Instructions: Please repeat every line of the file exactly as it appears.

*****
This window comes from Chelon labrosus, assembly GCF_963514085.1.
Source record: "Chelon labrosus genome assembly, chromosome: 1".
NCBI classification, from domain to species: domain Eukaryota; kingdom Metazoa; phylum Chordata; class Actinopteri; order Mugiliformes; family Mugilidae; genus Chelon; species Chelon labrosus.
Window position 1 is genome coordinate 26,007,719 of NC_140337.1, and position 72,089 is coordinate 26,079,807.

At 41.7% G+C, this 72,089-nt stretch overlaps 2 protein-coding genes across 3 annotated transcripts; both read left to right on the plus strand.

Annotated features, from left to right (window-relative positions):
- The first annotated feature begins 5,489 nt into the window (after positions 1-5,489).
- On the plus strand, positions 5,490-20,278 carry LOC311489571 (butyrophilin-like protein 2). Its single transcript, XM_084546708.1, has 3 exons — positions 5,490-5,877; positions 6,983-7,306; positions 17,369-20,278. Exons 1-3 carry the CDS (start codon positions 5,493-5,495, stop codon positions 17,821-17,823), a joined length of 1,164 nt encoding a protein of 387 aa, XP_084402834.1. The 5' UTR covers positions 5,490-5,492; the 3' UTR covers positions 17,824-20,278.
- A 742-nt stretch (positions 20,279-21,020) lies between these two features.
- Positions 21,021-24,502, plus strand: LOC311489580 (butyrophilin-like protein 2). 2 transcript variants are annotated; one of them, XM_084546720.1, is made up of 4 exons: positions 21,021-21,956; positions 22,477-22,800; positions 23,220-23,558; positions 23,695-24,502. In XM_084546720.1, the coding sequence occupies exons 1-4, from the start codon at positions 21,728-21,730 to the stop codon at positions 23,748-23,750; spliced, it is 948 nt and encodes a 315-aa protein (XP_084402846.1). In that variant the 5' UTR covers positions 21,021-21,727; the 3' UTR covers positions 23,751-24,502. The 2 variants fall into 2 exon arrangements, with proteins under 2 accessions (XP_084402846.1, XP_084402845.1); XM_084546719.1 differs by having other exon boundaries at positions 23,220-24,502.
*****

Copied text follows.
This window comes from Chelon labrosus, assembly GCF_963514085.1.
Source record: "Chelon labrosus genome assembly, chromosome: 1".
NCBI classification, from domain to species: domain Eukaryota; kingdom Metazoa; phylum Chordata; class Actinopteri; order Mugiliformes; family Mugilidae; genus Chelon; species Chelon labrosus.
Window position 1 is genome coordinate 26,007,719 of NC_140337.1, and position 72,089 is coordinate 26,079,807.

At 41.7% G+C, this 72,089-nt stretch overlaps 2 protein-coding genes across 3 annotated transcripts; both read left to right on the plus strand.

Annotated features, from left to right (window-relative positions):
- The first annotated feature begins 5,489 nt into the window (after positions 1-5,489).
- On the plus strand, positions 5,490-20,278 carry LOC311489571 (butyrophilin-like protein 2). Its single transcript, XM_084546708.1, has 3 exons — positions 5,490-5,877; positions 6,983-7,306; positions 17,369-20,278. Exons 1-3 carry the CDS (start codon positions 5,493-5,495, stop codon positions 17,821-17,823), a joined length of 1,164 nt encoding a protein of 387 aa, XP_084402834.1. The 5' UTR covers positions 5,490-5,492; the 3' UTR covers positions 17,824-20,278.
- A 742-nt stretch (positions 20,279-21,020) lies between these two features.
- Positions 21,021-24,502, plus strand: LOC311489580 (butyrophilin-like protein 2). 2 transcript variants are annotated; one of them, XM_084546720.1, is made up of 4 exons: positions 21,021-21,956; positions 22,477-22,800; positions 23,220-23,558; positions 23,695-24,502. In XM_084546720.1, the coding sequence occupies exons 1-4, from the start codon at positions 21,728-21,730 to the stop codon at positions 23,748-23,750; spliced, it is 948 nt and encodes a 315-aa protein (XP_084402846.1). In that variant the 5' UTR covers positions 21,021-21,727; the 3' UTR covers positions 23,751-24,502. The 2 variants fall into 2 exon arrangements, with proteins under 2 accessions (XP_084402846.1, XP_084402845.1); XM_084546719.1 differs by having other exon boundaries at positions 23,220-24,502.